Then the Corporation for Public Broadcasting was assigned the responsibility to: "facilitate the full development of public telecommunications in which programs of high quality, diversity, creativity, excellence, and innovation, which are obtained from diverse sources, will be made available to public telecommunications entities, with strict adherence to objectivity and balance in all programs or series of programs of a controversial nature." The "Fairness in Broadcasting Act of 1993" was sponsored in the Senate (S. 333) by Ernest Hollings (D-S.C.), and in the House (H.R. 1985) by Bill Hefner (D-N.C.).

Opponents of the Fairness Doctrine have included New York Governor Mario Cuomo, and broadcaster Rush Limbaugh. Cuomo argued that, "Precisely because radio and TV have become our principal sources of news and information, we should accord broadcasters the utmost freedom in order to insure a truly free press." Limbaugh argued that there should be no government fairness standards on broadcasters, since there are none on the print press.

Others, such as columnist Jeff Cohen, say these arguments miss the key difference: If you set up your competing broadcast station next to a Limbaugh station on the radio dial, without acquiring a government license, you will be prosecuted. Broadcast frequencies are limited, and they belong to all Americans. Furthermore, says Enver Masud, Director of The Wisdom Fund and a strong supporter of free speech, "Freedom of speech has its limits. Even in a theater, one does not have the right to yell 'fire' when there is no fire."

Since these attempts to reinstate the Fairness Doctrine, media ownership has passed into fewer and fewer hands. Mark Crispin Miller, professor of Film and Media Studies at the Johns Hopkins University, has written extensively on the media and the increasing concentration of ownership of media companies in the United States. Miller has created charts that trace the holdings of four major conglomerates: Time Warner, Disney/Cap Cities, General Electric, and Westinghouse. Each of these conglomerates owns a news network, CNN, ABC, NBC, and CBS, respectively. And not only do they own news networks, but also radio stations, magazines, cable TV, motion pictures, music, and newspapers. Furthermore, the (non-media) holdings of these conglomerates create "alarming conflicts of interests" says Miller.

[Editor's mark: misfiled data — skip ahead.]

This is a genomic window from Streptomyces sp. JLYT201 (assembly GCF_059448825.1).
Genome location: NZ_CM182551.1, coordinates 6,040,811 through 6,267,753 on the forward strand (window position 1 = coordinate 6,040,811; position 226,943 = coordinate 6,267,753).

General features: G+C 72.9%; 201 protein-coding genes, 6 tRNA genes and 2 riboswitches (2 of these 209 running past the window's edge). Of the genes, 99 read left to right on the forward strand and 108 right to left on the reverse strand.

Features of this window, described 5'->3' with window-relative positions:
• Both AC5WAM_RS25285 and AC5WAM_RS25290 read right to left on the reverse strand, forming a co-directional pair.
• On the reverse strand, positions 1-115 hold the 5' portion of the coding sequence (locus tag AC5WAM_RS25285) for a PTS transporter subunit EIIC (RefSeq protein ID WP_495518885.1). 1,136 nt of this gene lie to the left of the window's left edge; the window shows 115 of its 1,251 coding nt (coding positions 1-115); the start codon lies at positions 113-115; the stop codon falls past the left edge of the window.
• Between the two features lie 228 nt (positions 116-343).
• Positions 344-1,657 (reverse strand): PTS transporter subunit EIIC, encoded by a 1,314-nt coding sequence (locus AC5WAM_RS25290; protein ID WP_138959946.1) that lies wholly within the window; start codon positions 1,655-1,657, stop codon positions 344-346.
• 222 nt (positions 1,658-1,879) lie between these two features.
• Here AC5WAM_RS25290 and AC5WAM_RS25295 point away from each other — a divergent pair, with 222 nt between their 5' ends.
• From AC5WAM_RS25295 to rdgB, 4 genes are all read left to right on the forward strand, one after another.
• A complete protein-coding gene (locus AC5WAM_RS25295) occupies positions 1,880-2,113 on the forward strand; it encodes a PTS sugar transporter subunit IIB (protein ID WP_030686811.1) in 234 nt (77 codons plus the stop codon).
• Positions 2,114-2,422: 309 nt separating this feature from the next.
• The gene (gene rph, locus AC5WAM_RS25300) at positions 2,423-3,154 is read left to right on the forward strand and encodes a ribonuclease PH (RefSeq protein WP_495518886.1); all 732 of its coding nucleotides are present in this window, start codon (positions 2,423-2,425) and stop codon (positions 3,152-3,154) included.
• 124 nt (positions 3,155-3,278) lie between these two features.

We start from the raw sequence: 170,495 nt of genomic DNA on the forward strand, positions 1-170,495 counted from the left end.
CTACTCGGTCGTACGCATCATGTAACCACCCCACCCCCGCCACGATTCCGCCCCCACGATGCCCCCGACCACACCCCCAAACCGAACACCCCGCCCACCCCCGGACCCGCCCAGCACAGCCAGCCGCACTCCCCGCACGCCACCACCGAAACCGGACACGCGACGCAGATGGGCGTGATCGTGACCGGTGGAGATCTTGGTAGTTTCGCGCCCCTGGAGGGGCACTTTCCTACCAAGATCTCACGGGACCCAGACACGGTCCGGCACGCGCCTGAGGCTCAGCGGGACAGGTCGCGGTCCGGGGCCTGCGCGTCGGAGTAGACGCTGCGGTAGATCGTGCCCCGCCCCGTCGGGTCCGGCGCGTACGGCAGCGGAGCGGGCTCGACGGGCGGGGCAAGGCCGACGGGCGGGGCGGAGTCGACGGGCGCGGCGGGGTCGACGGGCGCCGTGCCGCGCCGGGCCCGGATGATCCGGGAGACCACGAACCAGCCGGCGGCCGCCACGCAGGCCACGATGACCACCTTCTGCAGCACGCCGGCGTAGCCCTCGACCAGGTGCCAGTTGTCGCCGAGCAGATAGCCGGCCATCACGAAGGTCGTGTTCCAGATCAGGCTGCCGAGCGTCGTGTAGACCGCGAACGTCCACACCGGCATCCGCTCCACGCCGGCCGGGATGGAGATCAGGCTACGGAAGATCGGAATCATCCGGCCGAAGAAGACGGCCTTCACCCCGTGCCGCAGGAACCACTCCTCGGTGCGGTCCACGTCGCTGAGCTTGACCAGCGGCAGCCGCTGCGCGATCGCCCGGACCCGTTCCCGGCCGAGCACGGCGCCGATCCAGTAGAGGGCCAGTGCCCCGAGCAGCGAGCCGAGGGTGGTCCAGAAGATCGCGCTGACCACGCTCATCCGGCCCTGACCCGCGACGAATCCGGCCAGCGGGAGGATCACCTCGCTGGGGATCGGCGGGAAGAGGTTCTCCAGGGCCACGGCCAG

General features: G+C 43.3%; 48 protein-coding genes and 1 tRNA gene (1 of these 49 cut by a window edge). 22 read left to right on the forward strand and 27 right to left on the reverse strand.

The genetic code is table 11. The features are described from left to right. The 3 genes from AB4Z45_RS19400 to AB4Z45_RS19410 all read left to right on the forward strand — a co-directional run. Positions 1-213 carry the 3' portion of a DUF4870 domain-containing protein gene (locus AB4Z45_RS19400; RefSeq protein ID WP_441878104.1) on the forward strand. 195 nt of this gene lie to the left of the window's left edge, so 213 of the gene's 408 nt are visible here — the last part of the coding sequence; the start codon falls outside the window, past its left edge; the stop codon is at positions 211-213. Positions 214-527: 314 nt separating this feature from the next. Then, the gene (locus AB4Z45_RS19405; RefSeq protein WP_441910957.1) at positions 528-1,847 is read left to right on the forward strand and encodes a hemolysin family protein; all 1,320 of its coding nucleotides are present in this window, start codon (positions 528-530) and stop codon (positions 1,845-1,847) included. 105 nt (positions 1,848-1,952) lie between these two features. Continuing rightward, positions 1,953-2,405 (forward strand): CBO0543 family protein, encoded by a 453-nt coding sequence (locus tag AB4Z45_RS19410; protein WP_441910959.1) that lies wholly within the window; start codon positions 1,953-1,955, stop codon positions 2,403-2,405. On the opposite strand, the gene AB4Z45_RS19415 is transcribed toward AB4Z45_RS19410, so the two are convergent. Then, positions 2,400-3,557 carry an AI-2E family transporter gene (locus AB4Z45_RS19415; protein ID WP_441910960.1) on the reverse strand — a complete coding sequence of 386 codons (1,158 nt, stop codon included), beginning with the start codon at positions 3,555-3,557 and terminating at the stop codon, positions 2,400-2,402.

Lastly, diverse opposing voices are virtually excluded from major TV networks. Among these are prominent speakers such as former U.S. Attorney General Ramsey Clark, the prolific writer Noam Chomsky, the militant National Alliance, and Muslims who by the year 2000 will constitute America's second largest religion -- Islam.

More recently the Broadcasting Act of 1996 establishes the Broadcasting Standards Commission. In effect, this merges the Broadcasting Standards Council and the Broadcasting Complaints Commission, creating a single forum for public concerns relating to the portrayal of sex and violence and matters of taste and decency in television and radio programmes, as well as unjust and unfair treatment and unwarranted infringement of privacy by broadcasters.

The reasons that led to the demise of the Fairness Doctrine no longer exist. Perhaps it's time to resurrect the Fairness Doctrine.